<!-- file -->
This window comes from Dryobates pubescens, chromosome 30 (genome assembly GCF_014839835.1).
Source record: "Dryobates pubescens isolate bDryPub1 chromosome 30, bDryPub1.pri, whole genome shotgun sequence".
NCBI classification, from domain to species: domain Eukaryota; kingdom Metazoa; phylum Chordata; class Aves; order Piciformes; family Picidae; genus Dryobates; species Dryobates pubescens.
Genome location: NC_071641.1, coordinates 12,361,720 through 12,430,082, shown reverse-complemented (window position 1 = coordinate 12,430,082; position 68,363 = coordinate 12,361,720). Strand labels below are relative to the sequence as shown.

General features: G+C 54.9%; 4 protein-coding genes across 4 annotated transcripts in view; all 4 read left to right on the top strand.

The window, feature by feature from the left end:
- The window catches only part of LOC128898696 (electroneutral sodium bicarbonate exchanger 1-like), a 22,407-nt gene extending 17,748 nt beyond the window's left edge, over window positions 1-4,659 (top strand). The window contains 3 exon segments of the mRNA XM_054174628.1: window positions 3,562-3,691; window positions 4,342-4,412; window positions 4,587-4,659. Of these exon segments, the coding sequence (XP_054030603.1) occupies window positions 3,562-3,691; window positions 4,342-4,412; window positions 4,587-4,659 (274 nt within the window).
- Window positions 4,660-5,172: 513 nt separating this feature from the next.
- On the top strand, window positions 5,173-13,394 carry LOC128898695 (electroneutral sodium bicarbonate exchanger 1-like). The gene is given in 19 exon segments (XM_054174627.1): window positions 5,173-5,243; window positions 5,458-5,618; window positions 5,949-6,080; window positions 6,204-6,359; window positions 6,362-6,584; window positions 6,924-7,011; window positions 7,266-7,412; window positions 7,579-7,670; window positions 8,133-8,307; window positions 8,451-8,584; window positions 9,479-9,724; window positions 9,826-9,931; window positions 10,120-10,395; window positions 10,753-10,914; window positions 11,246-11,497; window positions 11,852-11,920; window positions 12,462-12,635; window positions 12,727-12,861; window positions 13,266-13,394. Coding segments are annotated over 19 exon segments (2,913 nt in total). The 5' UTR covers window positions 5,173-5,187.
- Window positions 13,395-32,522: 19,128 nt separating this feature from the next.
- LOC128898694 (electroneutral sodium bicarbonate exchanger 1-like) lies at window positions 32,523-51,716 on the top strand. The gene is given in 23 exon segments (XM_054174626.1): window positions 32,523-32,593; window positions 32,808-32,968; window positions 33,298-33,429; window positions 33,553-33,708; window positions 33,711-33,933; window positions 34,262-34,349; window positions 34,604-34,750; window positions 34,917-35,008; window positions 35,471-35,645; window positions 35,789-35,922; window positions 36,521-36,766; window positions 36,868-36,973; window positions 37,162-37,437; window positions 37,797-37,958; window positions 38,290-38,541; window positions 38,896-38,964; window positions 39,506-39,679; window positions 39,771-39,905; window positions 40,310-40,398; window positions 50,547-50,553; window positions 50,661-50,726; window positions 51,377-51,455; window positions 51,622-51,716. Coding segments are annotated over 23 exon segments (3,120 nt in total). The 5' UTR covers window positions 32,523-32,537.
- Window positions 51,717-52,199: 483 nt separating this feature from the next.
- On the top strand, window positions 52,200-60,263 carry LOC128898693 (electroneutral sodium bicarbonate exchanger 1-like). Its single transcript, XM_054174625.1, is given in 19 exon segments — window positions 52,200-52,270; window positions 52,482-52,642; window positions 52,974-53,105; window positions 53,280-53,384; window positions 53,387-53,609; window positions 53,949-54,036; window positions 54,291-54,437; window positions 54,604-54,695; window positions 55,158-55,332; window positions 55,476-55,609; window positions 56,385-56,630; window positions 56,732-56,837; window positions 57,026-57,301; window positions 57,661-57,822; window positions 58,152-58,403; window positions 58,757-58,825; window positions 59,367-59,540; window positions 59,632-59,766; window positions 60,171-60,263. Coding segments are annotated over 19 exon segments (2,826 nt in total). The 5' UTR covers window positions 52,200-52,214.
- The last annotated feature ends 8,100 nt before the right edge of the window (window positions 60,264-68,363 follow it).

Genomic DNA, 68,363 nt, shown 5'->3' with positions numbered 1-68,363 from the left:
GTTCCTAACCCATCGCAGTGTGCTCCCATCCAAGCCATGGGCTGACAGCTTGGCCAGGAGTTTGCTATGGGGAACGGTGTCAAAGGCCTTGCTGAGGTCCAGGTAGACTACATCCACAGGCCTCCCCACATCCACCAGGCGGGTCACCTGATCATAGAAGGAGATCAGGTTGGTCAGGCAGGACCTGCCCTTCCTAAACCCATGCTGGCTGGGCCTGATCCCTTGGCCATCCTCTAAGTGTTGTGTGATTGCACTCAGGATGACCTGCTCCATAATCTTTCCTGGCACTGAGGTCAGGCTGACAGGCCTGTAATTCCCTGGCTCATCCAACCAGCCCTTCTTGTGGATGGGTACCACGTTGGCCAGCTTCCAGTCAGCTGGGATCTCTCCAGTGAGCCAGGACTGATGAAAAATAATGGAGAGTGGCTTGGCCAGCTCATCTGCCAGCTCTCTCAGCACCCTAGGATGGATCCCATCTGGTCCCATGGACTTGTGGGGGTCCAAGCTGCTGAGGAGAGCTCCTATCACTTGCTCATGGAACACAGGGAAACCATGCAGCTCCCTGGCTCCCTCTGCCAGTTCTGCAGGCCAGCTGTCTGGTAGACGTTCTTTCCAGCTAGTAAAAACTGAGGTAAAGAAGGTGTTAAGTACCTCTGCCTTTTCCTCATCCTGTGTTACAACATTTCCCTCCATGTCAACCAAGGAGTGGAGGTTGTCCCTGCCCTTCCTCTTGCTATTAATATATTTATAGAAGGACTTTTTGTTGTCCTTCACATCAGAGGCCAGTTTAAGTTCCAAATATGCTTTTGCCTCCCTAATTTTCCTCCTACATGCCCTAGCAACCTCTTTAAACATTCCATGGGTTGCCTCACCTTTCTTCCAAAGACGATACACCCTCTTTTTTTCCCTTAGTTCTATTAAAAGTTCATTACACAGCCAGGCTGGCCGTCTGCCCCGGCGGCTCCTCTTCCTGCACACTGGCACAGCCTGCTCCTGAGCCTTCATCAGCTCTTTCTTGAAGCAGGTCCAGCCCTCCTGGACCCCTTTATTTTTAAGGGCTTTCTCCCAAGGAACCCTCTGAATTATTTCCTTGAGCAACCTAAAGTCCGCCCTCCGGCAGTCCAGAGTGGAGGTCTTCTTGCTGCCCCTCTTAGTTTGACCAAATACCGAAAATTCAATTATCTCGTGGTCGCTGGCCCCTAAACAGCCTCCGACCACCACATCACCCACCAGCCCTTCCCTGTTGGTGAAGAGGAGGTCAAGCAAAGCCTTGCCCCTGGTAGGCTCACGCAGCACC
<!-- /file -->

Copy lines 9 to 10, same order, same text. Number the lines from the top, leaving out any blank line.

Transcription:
- On the top strand, window positions 5,173-13,394 carry LOC128898695 (electroneutral sodium bicarbonate exchanger 1-like). The gene is given in 19 exon segments (XM_054174627.1): window positions 5,173-5,243; window positions 5,458-5,618; window positions 5,949-6,080; window positions 6,204-6,359; window positions 6,362-6,584; window positions 6,924-7,011; window positions 7,266-7,412; window positions 7,579-7,670; window positions 8,133-8,307; window positions 8,451-8,584; window positions 9,479-9,724; window positions 9,826-9,931; window positions 10,120-10,395; window positions 10,753-10,914; window positions 11,246-11,497; window positions 11,852-11,920; window positions 12,462-12,635; window positions 12,727-12,861; window positions 13,266-13,394. Coding segments are annotated over 19 exon segments (2,913 nt in total). The 5' UTR covers window positions 5,173-5,187.
- Window positions 13,395-32,522: 19,128 nt separating this feature from the next.